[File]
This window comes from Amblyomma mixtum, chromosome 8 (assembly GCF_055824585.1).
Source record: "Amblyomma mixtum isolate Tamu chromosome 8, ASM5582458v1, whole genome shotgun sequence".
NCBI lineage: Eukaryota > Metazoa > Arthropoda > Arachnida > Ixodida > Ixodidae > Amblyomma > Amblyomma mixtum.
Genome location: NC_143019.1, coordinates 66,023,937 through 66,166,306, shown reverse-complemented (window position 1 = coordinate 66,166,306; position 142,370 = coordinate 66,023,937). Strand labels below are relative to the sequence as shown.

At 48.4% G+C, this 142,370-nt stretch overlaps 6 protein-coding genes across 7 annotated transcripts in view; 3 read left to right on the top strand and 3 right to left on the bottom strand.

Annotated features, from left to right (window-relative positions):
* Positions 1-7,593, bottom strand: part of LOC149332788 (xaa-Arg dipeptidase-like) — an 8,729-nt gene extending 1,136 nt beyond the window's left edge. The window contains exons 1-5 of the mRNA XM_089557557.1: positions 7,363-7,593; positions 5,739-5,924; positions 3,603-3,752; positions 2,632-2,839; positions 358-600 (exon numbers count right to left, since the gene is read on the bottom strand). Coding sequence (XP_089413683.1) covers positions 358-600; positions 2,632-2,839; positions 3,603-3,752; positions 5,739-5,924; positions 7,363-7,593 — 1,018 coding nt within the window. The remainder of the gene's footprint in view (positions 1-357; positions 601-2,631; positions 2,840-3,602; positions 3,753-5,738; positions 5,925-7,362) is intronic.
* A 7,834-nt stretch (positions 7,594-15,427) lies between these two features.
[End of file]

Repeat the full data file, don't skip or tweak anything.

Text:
This window comes from Amblyomma mixtum, chromosome 8 (assembly GCF_055824585.1).
Source record: "Amblyomma mixtum isolate Tamu chromosome 8, ASM5582458v1, whole genome shotgun sequence".
NCBI lineage: Eukaryota > Metazoa > Arthropoda > Arachnida > Ixodida > Ixodidae > Amblyomma > Amblyomma mixtum.
Genome location: NC_143019.1, coordinates 66,023,937 through 66,166,306, shown reverse-complemented (window position 1 = coordinate 66,166,306; position 142,370 = coordinate 66,023,937). Strand labels below are relative to the sequence as shown.

At 48.4% G+C, this 142,370-nt stretch overlaps 6 protein-coding genes across 7 annotated transcripts in view; 3 read left to right on the top strand and 3 right to left on the bottom strand.

Annotated features, from left to right (window-relative positions):
* Positions 1-7,593, bottom strand: part of LOC149332788 (xaa-Arg dipeptidase-like) — an 8,729-nt gene extending 1,136 nt beyond the window's left edge. The window contains exons 1-5 of the mRNA XM_089557557.1: positions 7,363-7,593; positions 5,739-5,924; positions 3,603-3,752; positions 2,632-2,839; positions 358-600 (exon numbers count right to left, since the gene is read on the bottom strand). Coding sequence (XP_089413683.1) covers positions 358-600; positions 2,632-2,839; positions 3,603-3,752; positions 5,739-5,924; positions 7,363-7,593 — 1,018 coding nt within the window. The remainder of the gene's footprint in view (positions 1-357; positions 601-2,631; positions 2,840-3,602; positions 3,753-5,738; positions 5,925-7,362) is intronic.
* A 7,834-nt stretch (positions 7,594-15,427) lies between these two features.